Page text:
How to Make A Custom Logo

How to Make A Custom Logo

  1. Allen Haid
    If you have evolved or graduated from playing games on a store-bought computer to playing games on your custom modded or even custom built computer, this mod is for you. The thrill and excitement of booting your new computer for the first time can be felt every time if you install a custom made logo – the finishing touch that brings smiles to your friends’ faces and questioning looks from your significant other.

    So what are we talking about? Isn’t a logo that small one-inch square sticker you see on those computers sitting in the store window? Not if we can help it. We’re talking about a much larger logo, something that would fit in the 3.5 inch or 5.25 inch bay of a standard computer case. Even though we will use one of these bays for our logo mod, you can just as easily build this device into a hole you cut directly into the case – maybe the front grill, or perhaps the top.

    WARNING: is NOT responsible for any damages inflicted upon yourself and/or your equipment!! Please take care when attempting this modification.


    If you have a logo design in mind or even an idea for your logo, it’s time to get started. First, we need something that lights up, is easy to use for our mod, and doesn’t cost an arm and a leg. This something is the Thermaltake X-View bay device, which is only about $20 US. The X-View is a 5.25 inch bay device kit with two electroluminescent panels (EL panels), one inverter, a 5.25 inch cover plate insert, some plastic strips for the panel (you can see them in figure 1), a few plastic sheets to print your own logo on, and a CD-R with a program to print pictures onto the plastic sheets. See figure 2 for a view of the back of the X-View package.


    In case you are wondering, Thermaltake debuted this X-View device with an early series of computer cases, the XASER series. They used the EL panel in a vertical orientation, mounted within the front panel. I noticed these cases around 2004, but you couldn’t buy the X-View kit back then. You can now, and I highly recommend you get one by any means possible. In fact, do it now. I can wait.

    Don’t get too excited about the plastic sheets and software that come with the X-View kit. We won’t be using them, because I found that the inkjet printer ink doesn’t stick well to this plastic, and you end up with a mess. We’ll avoid the mess with another method.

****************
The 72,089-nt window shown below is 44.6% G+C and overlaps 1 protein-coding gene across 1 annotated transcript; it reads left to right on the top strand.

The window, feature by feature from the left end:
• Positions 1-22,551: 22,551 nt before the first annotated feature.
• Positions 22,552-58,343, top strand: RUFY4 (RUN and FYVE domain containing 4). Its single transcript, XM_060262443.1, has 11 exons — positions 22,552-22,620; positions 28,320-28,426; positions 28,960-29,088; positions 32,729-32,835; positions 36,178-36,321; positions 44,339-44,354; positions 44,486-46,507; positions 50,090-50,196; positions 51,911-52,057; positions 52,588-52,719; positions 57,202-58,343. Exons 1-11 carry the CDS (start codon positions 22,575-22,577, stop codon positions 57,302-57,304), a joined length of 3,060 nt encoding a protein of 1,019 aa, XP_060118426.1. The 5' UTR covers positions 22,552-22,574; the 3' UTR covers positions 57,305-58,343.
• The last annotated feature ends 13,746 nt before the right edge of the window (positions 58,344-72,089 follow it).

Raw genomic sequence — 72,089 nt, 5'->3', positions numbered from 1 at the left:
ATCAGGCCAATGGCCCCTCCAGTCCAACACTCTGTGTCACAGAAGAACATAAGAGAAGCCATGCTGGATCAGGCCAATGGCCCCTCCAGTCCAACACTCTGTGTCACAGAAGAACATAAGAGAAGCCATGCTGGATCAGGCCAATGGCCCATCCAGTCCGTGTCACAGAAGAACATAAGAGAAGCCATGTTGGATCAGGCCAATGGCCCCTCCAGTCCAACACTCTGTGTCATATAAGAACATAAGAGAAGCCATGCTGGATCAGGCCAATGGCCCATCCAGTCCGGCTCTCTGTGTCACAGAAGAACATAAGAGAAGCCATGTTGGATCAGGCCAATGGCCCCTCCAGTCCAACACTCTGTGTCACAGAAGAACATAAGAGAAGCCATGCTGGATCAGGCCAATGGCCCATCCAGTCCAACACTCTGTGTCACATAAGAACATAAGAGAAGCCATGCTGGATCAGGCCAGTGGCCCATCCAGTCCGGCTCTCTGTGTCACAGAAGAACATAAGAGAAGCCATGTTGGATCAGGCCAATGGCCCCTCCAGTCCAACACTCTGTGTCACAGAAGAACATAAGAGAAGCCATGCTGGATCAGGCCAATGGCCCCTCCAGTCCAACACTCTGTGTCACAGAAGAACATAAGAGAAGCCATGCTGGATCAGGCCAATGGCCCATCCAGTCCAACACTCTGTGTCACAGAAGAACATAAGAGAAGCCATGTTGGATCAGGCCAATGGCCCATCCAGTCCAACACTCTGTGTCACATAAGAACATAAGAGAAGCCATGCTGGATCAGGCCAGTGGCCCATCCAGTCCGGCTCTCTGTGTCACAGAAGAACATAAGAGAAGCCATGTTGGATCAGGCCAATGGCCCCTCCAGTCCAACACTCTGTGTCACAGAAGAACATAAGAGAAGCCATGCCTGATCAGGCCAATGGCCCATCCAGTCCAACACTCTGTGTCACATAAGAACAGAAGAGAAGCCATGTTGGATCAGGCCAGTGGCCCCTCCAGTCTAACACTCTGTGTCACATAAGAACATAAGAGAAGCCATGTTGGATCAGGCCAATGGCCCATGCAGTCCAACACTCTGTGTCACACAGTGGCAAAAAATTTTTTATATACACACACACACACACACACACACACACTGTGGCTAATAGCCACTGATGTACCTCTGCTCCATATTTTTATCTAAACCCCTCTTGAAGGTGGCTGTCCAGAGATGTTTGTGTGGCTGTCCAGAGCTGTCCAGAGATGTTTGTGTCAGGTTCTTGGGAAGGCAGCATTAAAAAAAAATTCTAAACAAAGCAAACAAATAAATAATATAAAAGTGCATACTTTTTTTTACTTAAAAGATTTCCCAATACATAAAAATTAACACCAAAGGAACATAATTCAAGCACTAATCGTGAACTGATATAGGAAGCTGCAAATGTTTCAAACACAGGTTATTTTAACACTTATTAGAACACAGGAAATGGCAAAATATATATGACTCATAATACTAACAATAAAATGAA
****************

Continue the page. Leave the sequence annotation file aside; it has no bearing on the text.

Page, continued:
Now we can start our modding. First, take the X-view kit apart and grab one of the EL panels. See how it’s sized to fit a 5.25 inch bay? Grab either a 5.25 inch or 3.5 inch cover plate. I’m going to use a 3.5 inch cover plate, just to show you how versatile the X-View kit is. Look at the electrical contacts on the EL Panel. You can cut this panel down, but not beyond the box formed by the electrical contacts. See figure 3. For our sample 3.5 inch cover plate, we need to cut the EL panel down quite a bit. I had to be very careful, as one wrong cut and I’ll be using the other EL panel from the X-View kit.


    As you can see in figure 4, I have successfully trimmed the EL panel to fit within the 3.5 inch cover plate. I need to flip this EL panel around though, as you are looking at the front of the custom logo cover plate for my sample mod.


    So let’s cut a small hole in the rear of the 3.5 inch cover plate, and fit the EL panel in there. See figure 5.


    Now it’s time to test the EL panel, just to make sure we didn’t cut too much trying to fit it within the 3.5 inch cover plate. See figure 6. We test it by plugging the end connector into the inverter that comes with the X-View kit, and then plugging that inverter into a Molex connector from our computer. The EL panel lights up, so we can continue.


    What about the logo? Well, our logo is going to be a stencil. The EL Panel will light up the stencil from behind, and the overall effect is quite nice. To make the logo, just print anything you want – words, a small picture or drawing, but keep one thing in mind. You need to cut out the design so the light from the EL panel can shine through. I chose to print “Big Al’s Computers” as my logo, with a black background. See figure 7.

    It’s best to cut the logo design out with a small razor or knife that is very sharp. If you use a dull blade, it will catch and tear the paper. In fact, make sure your surface below the paper is very smooth, such as a new piece of cardboard. Don’t try to use a surface that has existing cuts or bumps, as you will surely find one with your razor and the anguish of messing up a logo when you are 98% complete is nothing short of a full disaster.


    After completing the trimming of your paper logo, do a test fit with the EL panel. In figure 8, you can see how nicely the logo stencil fits within my 3.5 inch “inverted” cover plate. In a minute, you’ll understand why I’ve designed this custom logo in this manner.


    Something is missing. You don’t want your paper stencil just hanging out in the breeze, do you? If you don’t put something on top of the paper stencil, it will curl up at the edges, and it’s not a good idea to try gluing the paper stencil to the El panel. So, let’s fashion a cover plate – a piece of plastic to place within the cavity of the 3.5 inch cover plate. In figure 9, you can see how this piece of plastic, cut with a Dremel tool, is going to fit nicely on top of the logo and EL panel.


    Hey, we are almost done. For my custom logo, I need to cut a hole in a small external drive to accommodate the 3.5 inch cover plate. You can just as easily mount this to a computer case door, or to a 3.5 inch or 5.25 inch cover plate. See figures 10-12 for the final installation steps and the completed project.